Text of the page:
NEA Warns That Some Ultraviolet-C Sterilisers Are Unsafe Due To UV Radiation Exposure

Living in a pandemic, many households are taking extra precautions to ensure their homes are clean and sanitised.

Some have taken to using Ultraviolet-C (UVC) disinfection devices to help keep their house free of pesky viruses.

On Tuesday (23 Nov), the National Environmental Agency warned that these devices are unsafe for home use.


The agency said that exposure to UVC radiation can cause eye or skin injuries and should only be used in industrial settings.

Ultraviolet-C Sterilisers can cause eye or skin injuries

On Tuesday (23 Nov), NEA said in a press release that since the beginning of the pandemic, there has been a growing demand for and availability of UVC disinfection devices.

However, it said that inappropriate usage or lack of safety in these devices can expose their users to UVC radiation.

This can lead to eye or skin injuries such as damage to the cornea that causes burning sensations and sensitivity to light. Burns can also cause redness and skin peeling.

NEA advised households not to use such devices.

The agency continued that many of these UVC sterilisers marketed for home usage lack safety features to protect users from accidental exposure to UV radiation.

They added that such devices should only be applied in industrial or commercial settings with the appropriate safety features and practices.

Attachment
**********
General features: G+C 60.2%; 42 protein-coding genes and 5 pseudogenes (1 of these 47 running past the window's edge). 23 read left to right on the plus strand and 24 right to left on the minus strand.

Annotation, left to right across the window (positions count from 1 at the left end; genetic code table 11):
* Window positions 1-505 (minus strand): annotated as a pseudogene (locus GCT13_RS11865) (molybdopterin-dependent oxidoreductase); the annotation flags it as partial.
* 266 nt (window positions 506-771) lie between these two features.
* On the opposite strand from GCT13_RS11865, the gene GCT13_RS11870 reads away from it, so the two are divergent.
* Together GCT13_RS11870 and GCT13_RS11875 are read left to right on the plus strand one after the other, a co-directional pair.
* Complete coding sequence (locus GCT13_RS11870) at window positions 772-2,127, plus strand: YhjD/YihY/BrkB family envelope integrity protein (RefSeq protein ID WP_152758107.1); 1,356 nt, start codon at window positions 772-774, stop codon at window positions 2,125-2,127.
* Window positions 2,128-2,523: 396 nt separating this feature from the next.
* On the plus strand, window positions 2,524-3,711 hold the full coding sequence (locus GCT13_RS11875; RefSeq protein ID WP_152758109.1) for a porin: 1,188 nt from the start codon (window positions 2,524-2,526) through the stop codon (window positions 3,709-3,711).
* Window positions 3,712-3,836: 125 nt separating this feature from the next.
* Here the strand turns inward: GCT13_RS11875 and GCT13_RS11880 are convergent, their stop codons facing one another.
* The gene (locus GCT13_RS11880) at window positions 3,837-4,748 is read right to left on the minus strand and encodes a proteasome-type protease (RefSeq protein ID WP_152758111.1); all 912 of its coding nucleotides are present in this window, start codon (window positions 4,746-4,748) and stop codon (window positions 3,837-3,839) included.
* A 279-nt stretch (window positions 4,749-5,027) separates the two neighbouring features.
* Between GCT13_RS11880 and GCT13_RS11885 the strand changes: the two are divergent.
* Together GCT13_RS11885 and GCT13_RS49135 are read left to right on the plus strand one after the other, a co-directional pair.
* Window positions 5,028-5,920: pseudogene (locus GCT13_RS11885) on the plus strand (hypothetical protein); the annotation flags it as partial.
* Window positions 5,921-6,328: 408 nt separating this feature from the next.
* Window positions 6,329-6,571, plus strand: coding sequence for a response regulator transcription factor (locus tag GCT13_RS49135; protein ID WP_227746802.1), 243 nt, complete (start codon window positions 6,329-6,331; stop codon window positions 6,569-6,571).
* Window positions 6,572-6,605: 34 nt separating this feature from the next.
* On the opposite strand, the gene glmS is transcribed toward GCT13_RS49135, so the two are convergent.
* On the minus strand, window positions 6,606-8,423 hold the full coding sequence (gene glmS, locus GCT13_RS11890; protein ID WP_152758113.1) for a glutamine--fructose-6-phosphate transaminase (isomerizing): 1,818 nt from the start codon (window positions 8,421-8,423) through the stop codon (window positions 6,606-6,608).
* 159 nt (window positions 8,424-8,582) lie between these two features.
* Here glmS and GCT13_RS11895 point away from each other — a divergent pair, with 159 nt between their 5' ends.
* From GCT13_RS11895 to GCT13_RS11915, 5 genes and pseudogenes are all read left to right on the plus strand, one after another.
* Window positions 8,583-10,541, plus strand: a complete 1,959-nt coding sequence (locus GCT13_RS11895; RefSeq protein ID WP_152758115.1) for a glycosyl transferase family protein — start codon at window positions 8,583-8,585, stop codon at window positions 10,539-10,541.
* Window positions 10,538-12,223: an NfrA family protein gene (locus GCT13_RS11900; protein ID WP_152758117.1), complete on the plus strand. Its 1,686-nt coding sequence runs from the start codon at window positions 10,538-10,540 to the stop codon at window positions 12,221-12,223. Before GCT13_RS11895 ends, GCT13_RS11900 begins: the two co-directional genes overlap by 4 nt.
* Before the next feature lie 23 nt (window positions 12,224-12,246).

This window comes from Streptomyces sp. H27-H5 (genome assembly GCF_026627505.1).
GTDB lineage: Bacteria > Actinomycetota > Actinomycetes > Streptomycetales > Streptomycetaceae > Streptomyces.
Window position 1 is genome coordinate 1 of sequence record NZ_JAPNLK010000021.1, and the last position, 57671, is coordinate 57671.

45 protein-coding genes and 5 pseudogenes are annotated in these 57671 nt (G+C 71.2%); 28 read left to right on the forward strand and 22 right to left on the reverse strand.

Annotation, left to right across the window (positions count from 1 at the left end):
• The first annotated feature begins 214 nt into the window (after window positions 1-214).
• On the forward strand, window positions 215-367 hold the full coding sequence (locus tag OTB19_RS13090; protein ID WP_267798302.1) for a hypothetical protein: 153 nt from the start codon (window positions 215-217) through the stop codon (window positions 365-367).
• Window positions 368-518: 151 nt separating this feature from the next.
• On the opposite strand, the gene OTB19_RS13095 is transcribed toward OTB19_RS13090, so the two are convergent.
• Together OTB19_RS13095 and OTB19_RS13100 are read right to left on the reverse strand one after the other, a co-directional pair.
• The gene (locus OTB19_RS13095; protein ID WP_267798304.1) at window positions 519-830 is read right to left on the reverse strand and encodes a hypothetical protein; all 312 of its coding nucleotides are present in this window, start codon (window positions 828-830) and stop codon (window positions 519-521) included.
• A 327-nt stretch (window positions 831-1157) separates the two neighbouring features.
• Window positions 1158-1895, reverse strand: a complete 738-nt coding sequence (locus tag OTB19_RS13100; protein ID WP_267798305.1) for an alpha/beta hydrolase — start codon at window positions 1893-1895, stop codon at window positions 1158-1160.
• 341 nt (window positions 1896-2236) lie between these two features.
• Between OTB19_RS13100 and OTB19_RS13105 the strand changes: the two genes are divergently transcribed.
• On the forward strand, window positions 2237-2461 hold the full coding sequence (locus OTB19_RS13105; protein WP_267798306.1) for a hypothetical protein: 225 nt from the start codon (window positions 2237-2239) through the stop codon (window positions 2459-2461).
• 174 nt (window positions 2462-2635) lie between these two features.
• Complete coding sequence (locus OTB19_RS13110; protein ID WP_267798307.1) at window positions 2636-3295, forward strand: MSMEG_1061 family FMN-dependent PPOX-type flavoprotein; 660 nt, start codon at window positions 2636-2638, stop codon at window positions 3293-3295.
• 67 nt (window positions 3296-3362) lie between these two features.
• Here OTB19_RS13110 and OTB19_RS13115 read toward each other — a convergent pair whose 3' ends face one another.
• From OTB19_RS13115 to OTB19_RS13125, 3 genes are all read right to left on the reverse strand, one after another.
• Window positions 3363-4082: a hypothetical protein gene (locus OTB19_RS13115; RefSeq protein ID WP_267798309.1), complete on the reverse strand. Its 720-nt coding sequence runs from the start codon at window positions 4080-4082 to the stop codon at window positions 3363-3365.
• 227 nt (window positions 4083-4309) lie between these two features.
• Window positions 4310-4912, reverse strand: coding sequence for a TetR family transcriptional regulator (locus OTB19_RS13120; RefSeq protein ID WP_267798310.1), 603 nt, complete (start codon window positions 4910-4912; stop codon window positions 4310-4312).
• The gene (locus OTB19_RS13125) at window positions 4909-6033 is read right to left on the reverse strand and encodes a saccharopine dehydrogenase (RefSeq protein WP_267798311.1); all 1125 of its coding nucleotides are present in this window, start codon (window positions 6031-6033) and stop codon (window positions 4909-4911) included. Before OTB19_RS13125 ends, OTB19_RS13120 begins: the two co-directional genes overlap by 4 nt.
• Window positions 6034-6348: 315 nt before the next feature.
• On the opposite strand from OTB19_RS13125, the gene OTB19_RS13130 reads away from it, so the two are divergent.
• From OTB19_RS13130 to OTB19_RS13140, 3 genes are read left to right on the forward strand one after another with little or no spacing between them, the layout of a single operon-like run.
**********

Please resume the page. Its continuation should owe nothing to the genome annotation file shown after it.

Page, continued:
Devices need to have safe engineering features

If the public wishes to continue using UVC sterilisers, they should only choose devices where sources are properly contained.

Such devices should have safe engineering features that prevent exposure to radiation.

ultraviolet-c sterilisers NEASource

Some examples of safe engineering features are as follows:

  • Portable UVC lamps or UVC tube lamps: motion sensors that automatically switch off when a person approaches
  • Handheld UVC wands: gravity sensors to automatically switch off when device faces upward
  • UVC disinfection boxes: features to switch off UVC light when disinfection box is open

NEA urged UVC steriliser users to stop using their devices immediately if they do not contain any safe engineering features.

This is especially so if the device is meant to be used directly on the skin.

Exercise discretion and vigilance

In the meantime, NEA has been working with retailers to remove listings of unsafe UVC sterilisers.

In their press release, they stated that all physical stores and online sales platforms have been advised not to sell such devices.

As of now, about 8,000 listings of UVC sterilisers have already been removed online.

Elaborating, NEA said major online sales platforms such as Amazon, Carousell,,, and Shopee have exercised diligence, actively removing the unsafe devices identified.

However, despite their efforts, due to the seemingly vast number of retailers online, the public is asked to exercise discretion and vigilance when purchasing UVC devices.

If you’d like to find out more about NEA’s safety guidelines on UVC sterilisers, you can find out here.

Best to use other disinfection methods

Given the nature of such UVC devices, it’s perhaps best to heed NEA’s advice and steer away from using them unless they come with safety features.

After all, other household disinfection methods are aplenty.

So if you know of family or friends who use UVC devices, do advise them to ensure their devices have safety features.

Otherwise, it’s best to avoid using them.

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Featured images adapted from Healthy Livin’ Solutions and Alanod.